Plaintiff in error's right to the injunction must rest either upon an invasion by defendant in error of a valid reservation by plaintiff in error of exclusive right to grant the use of the streets and alleys in the townsite to a corporation operating a long distance telephone line, or upon an unlawful infringement upon its title and possession as owner of the portion of its section of land outside of the townsite.

As heretofore construed, article 1231 of our Revised Statutes declares it to be the public policy of the State that corporations created for the purpose of constructing and maintaining long distance telephone lines, shall be authorized to construct their poles, wires, etc., upon any of the public roads, streets and waters of the State, in such manner as not to incommode the public in the use of the roads, streets and waters, and this statute is a declaration that the Legislature considers the interest of the public in convenient telephone service superior to any private interest. City of Brownwood v. Brown Tel. Tel. Co., 106 Tex. 116, 157 S.W. 1163.

There are no averments of sufficient facts to support any claim that the public would be incommoded in its use of the townsite streets and alleys by defendant in error's poles or wires, but it is denied by plaintiff in error that defendant in error is a corporation created to construct and maintain a long distance telephone line or that the streets and alleys of the townsite are public streets or roads within the true meaning of article 1231.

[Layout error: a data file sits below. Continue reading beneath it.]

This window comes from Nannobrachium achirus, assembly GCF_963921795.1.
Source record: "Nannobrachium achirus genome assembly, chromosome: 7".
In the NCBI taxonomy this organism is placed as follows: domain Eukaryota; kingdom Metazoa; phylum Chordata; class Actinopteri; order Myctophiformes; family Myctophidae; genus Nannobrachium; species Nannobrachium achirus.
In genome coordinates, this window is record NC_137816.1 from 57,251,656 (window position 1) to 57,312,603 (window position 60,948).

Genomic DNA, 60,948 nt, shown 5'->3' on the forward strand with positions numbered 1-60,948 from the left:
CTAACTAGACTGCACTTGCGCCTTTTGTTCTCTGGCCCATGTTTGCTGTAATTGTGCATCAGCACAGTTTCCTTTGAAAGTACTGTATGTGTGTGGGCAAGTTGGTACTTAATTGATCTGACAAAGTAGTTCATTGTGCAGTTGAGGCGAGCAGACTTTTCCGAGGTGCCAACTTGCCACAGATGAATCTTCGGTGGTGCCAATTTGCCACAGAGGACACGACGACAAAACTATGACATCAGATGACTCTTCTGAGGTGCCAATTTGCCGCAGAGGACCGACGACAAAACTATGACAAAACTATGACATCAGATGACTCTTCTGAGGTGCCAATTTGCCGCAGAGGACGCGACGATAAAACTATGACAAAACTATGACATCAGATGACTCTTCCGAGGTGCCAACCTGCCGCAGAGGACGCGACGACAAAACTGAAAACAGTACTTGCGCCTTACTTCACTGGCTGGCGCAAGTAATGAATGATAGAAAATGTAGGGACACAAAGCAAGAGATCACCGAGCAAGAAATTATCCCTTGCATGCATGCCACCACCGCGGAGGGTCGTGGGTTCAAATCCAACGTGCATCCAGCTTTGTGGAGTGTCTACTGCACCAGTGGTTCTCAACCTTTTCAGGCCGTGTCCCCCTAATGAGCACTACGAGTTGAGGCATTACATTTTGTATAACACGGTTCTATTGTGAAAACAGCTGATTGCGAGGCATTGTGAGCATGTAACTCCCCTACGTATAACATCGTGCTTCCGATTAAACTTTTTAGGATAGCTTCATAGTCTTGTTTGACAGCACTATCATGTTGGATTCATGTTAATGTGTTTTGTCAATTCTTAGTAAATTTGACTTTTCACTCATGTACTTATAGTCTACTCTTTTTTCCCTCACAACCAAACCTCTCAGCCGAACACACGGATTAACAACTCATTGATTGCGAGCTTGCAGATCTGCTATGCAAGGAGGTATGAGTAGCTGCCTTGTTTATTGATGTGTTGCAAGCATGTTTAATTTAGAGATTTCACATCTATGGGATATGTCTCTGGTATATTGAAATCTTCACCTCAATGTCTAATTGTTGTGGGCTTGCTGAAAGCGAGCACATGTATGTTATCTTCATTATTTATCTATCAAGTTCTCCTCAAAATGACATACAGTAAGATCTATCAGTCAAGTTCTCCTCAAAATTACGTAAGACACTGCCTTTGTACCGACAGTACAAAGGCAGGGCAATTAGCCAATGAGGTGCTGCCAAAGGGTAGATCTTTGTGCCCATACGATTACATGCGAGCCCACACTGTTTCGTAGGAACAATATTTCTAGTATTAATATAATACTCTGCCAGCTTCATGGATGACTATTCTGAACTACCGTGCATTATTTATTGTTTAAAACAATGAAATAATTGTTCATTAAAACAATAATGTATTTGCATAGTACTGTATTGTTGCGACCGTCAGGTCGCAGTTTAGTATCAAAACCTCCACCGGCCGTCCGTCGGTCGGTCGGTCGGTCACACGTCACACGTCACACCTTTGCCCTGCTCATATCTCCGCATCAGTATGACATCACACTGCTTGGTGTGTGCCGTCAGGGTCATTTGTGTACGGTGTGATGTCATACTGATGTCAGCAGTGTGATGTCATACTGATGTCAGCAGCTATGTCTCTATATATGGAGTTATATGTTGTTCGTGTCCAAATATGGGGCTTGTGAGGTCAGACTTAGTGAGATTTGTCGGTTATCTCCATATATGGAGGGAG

We think that a corporation organized for the express purpose of operating a long distance telephone line possesses the power, and hence may properly be treated as "created for the purpose, of constructing and maintaining" such line. For the maintenance of the line is necessary to the operation thereof, and the construction of the line is a direct and usual method of procuring it for maintenance and operation. No one now doubts that the law is correctly declared when it is said in Northside Ry. Co. v. Worthington, 88 Tex. 569, 53 Am. St., 778, 30 S.W. 1056: "Corporations are the creatures of the law, and they can only exercise such powers as are granted to them by the law of their creation. An express grant, however, is not necessary. In every express grant there is implied a power to do whatever is necessary or reasonably appropriate to the exercise of the authority expressly conferred. . . . In short, if the means be such as are usually resorted to and a direct method of accomplishing the purpose of the incorporation, they are within its powers; if they be unusual and tend in an indirect manner only to promote its interests, they are held to be ultra vires."

In our opinion, streets in a townsite, which have been dedicated to public use, in the manner shown by the petition of plaintiff in error, are subject to the operation of the statute.